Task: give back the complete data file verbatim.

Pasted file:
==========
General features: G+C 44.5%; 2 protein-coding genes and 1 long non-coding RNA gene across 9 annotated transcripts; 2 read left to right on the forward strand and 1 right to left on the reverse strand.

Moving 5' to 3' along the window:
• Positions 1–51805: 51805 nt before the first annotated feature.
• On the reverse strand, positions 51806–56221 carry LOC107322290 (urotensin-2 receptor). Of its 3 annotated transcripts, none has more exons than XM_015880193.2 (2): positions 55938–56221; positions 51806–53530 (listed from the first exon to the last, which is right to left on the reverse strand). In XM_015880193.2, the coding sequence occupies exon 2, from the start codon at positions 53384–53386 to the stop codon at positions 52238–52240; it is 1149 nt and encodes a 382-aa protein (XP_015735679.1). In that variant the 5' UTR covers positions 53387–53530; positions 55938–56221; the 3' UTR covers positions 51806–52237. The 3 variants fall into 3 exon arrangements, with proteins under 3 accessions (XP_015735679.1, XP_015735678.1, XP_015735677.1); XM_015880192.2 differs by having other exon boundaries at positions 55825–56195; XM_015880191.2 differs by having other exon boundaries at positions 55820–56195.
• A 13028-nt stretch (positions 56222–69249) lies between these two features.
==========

General features: G+C 44.5%; 2 protein-coding genes and 1 long non-coding RNA gene across 9 annotated transcripts; 2 read left to right on the forward strand and 1 right to left on the reverse strand.

Moving 5' to 3' along the window:
• Positions 1–51805: 51805 nt before the first annotated feature.
• On the reverse strand, positions 51806–56221 carry LOC107322290 (urotensin-2 receptor). Of its 3 annotated transcripts, none has more exons than XM_015880193.2 (2): positions 55938–56221; positions 51806–53530 (listed from the first exon to the last, which is right to left on the reverse strand). In XM_015880193.2, the coding sequence occupies exon 2, from the start codon at positions 53384–53386 to the stop codon at positions 52238–52240; it is 1149 nt and encodes a 382-aa protein (XP_015735679.1). In that variant the 5' UTR covers positions 53387–53530; positions 55938–56221; the 3' UTR covers positions 51806–52237. The 3 variants fall into 3 exon arrangements, with proteins under 3 accessions (XP_015735679.1, XP_015735678.1, XP_015735677.1); XM_015880192.2 differs by having other exon boundaries at positions 55825–56195; XM_015880191.2 differs by having other exon boundaries at positions 55820–56195.
• A 13028-nt stretch (positions 56222–69249) lies between these two features.